### Immunohistochemistry

Cross-sections (7 μm cryosections from formalin-fixed samples) were washed in PBS (3 × 5 min), permeabilized in 0.5% Triton X-100 (30 min), and blocked for non-specific binding in 5% goat serum containing 1% BSA (30 min). The sections were then incubated with primary antihuman polyclonal antibodies against Ki67 (rabbit IgG, 1:200, Thermoscientific, RB-1510-P0), CD45 (mouse IgG1, 1:1000, Abcam, ab33533), vimentin (mouse IgM, 1:2000, Abcam, ab20346), αSMA (rabbit IgG, 1:600, Abcam, ab5694), or collagen I (mouse IgG1, 1:200, Sigma, c2456), in 10× diluted block solution (overnight at 4 °C). After washing in PBS (3 × 5 min), the sections were incubated with 1:500 secondary goat antibodies labeled with Alexa-488 conjugate (antimouse IgG1 (for CD45, Molecular Probes, A21121) or antirabbit IgG (for αSMA, Molecular Probes, A11008)) or Alexa-647 conjugate (antimouse IgM (for vimentin, Jackson Immunoresearch, 115-605-075) or antimouse IgG1 (for collagen I and Ki67, Molecular Probes, A21240)), in 10× diluted block solution (60 min). Nuclei were stained with 4′,6-diamidino-2-phenylindole (1:500, Sigma). The stained sections were mounted in mowiol (Sigma, 81381) and visualized with an inverted epifluorescent microscope (Zeiss Axiovert 200M, ×20/0.5 Plan-Neofluar lens, three sections/sample).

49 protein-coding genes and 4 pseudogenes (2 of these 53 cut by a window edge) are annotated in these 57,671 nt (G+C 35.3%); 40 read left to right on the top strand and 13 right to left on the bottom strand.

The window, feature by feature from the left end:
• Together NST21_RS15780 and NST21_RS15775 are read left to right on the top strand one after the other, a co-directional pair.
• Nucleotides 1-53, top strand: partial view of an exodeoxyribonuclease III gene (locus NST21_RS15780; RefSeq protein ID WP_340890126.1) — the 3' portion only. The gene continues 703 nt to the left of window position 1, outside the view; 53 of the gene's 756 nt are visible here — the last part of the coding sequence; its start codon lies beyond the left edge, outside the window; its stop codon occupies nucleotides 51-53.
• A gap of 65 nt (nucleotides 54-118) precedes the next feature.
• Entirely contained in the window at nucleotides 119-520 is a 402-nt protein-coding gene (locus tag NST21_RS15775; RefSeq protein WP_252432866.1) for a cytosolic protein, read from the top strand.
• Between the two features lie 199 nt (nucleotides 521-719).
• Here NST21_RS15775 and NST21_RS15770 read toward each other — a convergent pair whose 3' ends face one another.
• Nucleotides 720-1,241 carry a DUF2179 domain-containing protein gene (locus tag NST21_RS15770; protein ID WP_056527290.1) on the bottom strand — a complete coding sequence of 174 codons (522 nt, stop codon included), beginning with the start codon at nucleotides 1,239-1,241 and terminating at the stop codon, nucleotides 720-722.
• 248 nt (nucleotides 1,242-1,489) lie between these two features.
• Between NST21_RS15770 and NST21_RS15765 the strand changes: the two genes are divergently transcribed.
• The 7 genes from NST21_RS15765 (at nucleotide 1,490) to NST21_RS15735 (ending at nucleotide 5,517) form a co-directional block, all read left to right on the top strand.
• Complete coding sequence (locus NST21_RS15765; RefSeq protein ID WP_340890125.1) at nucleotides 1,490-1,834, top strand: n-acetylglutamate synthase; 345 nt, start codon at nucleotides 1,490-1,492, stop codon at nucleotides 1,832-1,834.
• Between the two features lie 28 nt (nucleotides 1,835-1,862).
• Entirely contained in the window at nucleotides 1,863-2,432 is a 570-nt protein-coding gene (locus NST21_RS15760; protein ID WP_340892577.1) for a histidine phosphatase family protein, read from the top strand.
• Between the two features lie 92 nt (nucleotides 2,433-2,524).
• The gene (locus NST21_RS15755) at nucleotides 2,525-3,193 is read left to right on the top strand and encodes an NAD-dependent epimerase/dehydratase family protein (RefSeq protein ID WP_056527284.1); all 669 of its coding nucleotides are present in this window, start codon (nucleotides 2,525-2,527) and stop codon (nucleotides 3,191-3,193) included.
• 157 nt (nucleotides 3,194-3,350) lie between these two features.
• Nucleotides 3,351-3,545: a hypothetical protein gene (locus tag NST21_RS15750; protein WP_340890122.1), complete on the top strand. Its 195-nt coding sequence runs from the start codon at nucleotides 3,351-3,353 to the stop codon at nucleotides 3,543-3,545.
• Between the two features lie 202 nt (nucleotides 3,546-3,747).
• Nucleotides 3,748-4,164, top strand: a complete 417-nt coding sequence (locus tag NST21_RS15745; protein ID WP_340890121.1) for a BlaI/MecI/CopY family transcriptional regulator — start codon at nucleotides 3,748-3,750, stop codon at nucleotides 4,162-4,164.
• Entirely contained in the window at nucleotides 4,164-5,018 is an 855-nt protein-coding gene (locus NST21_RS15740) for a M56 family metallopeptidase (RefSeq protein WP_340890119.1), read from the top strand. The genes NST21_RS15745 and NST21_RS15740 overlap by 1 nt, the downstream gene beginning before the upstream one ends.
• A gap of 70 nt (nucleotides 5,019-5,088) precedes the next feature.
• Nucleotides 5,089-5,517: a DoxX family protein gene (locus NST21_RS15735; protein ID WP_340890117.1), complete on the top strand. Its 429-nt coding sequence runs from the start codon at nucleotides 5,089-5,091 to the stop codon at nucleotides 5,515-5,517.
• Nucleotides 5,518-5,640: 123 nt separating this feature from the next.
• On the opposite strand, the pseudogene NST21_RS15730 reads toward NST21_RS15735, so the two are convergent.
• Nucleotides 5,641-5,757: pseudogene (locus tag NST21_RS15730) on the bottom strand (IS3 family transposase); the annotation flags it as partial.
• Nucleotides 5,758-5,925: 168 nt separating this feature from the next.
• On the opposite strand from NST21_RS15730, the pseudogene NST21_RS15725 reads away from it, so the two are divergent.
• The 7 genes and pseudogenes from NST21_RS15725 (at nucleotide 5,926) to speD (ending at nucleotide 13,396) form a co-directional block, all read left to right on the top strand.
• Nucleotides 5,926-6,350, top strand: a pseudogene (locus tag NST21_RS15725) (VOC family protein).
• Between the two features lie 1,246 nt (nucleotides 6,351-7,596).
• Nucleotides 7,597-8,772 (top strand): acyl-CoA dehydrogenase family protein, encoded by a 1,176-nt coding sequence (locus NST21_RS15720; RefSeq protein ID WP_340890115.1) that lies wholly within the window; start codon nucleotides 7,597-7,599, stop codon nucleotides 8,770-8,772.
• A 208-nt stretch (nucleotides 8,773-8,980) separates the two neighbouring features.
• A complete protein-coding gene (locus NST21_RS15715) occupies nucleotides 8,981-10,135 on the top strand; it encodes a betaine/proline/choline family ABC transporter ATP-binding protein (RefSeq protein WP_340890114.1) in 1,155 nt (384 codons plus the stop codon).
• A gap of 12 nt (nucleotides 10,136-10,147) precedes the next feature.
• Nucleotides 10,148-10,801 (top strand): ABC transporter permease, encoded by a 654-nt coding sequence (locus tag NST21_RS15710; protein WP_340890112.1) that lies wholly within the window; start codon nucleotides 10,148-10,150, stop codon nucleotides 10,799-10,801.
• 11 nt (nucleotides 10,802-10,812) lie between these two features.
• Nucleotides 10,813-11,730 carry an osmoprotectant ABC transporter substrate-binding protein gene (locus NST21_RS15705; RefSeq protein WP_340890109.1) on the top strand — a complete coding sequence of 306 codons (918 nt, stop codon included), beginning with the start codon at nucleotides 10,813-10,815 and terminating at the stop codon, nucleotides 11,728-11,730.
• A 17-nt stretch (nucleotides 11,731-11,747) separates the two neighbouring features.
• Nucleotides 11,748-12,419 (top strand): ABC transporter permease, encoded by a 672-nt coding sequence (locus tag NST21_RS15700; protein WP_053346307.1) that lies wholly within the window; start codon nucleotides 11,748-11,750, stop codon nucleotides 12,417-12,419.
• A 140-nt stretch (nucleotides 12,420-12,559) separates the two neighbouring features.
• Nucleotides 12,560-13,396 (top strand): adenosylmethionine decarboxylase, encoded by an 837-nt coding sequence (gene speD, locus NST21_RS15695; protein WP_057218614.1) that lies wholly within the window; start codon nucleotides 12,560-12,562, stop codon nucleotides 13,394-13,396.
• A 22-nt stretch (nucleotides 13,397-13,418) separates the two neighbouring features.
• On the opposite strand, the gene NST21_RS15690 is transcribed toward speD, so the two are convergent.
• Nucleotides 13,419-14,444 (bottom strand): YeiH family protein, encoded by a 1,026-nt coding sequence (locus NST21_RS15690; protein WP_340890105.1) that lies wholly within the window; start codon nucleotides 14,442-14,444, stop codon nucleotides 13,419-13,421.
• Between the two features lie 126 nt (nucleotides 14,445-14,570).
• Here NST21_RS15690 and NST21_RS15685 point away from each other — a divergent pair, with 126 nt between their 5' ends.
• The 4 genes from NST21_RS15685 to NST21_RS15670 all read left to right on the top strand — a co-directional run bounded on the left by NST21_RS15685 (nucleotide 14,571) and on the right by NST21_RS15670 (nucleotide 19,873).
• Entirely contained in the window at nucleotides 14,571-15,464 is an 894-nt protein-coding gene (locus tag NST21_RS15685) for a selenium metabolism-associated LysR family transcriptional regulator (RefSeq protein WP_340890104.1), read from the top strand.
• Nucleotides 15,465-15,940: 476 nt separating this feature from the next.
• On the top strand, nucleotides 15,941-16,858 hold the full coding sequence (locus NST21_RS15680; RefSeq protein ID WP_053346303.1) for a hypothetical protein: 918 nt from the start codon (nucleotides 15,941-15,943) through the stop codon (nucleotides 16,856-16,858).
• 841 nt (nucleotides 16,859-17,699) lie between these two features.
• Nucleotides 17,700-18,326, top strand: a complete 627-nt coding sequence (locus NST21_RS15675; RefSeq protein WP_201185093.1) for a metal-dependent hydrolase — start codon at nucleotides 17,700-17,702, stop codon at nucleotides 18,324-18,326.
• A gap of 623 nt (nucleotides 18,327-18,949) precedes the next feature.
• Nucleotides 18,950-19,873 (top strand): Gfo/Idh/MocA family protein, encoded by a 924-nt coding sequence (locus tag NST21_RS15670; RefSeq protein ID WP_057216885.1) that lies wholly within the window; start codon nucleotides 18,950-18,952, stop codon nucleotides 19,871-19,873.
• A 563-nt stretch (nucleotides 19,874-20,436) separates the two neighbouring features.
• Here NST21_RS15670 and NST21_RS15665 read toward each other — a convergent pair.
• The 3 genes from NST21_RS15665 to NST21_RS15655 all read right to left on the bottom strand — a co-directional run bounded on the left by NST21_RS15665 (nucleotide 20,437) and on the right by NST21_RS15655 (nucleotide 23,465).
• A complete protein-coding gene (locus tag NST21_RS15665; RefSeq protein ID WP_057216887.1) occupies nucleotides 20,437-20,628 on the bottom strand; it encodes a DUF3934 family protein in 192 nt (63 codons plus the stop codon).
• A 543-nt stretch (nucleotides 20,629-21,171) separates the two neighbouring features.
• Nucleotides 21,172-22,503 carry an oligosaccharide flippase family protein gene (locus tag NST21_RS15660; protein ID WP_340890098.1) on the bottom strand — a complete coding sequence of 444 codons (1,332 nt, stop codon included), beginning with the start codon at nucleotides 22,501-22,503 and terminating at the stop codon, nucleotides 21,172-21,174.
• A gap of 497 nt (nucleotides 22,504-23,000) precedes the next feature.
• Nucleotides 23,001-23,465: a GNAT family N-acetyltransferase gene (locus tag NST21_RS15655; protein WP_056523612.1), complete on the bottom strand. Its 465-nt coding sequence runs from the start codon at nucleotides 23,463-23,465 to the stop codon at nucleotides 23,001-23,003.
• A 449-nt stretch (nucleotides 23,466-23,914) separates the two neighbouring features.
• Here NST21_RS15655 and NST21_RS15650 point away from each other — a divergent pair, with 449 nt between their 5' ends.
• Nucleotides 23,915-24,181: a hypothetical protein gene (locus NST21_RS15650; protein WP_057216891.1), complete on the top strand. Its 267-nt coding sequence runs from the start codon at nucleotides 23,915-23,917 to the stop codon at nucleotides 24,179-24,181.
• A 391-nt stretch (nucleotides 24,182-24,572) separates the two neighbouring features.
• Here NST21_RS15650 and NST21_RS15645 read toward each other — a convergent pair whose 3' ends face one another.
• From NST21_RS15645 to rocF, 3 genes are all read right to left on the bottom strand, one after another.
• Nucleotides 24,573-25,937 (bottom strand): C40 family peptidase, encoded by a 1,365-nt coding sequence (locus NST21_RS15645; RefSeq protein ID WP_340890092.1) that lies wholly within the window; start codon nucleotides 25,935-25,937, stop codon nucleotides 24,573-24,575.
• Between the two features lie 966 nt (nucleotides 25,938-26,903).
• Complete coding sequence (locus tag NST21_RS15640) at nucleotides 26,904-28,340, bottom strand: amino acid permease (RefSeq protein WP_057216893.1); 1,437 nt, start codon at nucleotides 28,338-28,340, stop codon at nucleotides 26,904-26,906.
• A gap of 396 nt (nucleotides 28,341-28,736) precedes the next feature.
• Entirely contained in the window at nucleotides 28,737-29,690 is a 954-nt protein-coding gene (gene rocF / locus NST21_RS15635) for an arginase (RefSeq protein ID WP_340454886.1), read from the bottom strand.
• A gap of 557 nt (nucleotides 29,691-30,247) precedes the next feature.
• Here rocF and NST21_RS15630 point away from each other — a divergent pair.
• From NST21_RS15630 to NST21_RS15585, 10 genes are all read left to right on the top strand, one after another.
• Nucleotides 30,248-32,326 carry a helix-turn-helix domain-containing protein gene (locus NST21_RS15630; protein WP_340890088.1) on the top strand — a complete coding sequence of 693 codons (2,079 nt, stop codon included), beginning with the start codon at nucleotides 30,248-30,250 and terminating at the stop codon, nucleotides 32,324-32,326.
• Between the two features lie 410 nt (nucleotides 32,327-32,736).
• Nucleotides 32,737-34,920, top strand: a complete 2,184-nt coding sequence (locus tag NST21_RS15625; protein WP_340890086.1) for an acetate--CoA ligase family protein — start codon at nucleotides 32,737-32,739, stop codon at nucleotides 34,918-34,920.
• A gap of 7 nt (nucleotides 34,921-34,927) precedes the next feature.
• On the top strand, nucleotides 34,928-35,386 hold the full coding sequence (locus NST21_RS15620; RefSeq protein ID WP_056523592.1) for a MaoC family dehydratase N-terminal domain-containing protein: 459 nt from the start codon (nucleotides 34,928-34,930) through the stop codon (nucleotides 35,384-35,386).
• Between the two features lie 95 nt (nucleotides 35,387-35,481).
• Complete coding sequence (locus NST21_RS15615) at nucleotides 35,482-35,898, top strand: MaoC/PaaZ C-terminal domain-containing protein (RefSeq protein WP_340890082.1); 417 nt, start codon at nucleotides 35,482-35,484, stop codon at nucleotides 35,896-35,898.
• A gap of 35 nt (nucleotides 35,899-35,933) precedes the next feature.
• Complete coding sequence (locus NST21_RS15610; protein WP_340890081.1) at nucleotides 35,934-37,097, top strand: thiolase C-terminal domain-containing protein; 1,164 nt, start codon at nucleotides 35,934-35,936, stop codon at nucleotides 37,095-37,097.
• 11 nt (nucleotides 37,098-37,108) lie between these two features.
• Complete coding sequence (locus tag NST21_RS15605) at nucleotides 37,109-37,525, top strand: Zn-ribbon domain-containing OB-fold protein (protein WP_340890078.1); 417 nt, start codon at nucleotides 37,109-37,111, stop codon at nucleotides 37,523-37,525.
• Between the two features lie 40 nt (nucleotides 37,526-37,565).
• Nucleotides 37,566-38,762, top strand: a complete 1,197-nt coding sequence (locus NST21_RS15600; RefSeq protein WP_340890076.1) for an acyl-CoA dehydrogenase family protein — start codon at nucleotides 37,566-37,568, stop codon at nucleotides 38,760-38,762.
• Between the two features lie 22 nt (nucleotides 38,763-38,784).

### Fluorescence stainings

Actin and collagen structures in formalin-fixed whole-mount samples were labeled with phalloidin-Atto 488 (1:200, Sigma) and CNA35-OG488 (1 μM45), respectively. Nuclei in the actin-stained samples were labeled with propidium iodide (7 μM, Molecular Probes, P3566). The stained samples were kept in PBS and visualized with a confocal laser scanning microscope (Leica TCS SP5X with a ×40/1.1 HCX PL Apo CS lens). The collagen orientation in each sample was quantified from two z-stacks (≈50 μm) recorded at two predefined locations using in-house developed software21.

### Histological analysis

Overall matrix content and fibrillar collagen in cross-sections (7 μm cryosections from formalin-fixed samples) were assessed from hematoxylin and eosin and Picrosirius red stains, respectively. Images were acquired with a bright field microscope (Zeiss Axio Observer Z1 with a ×20/0.8 Plan-Apochromat lens, three sections/sample). Picrosirius-stained sections were also imaged with polarized light to assess the birefringence of the collagen fibrils.

### Gene expression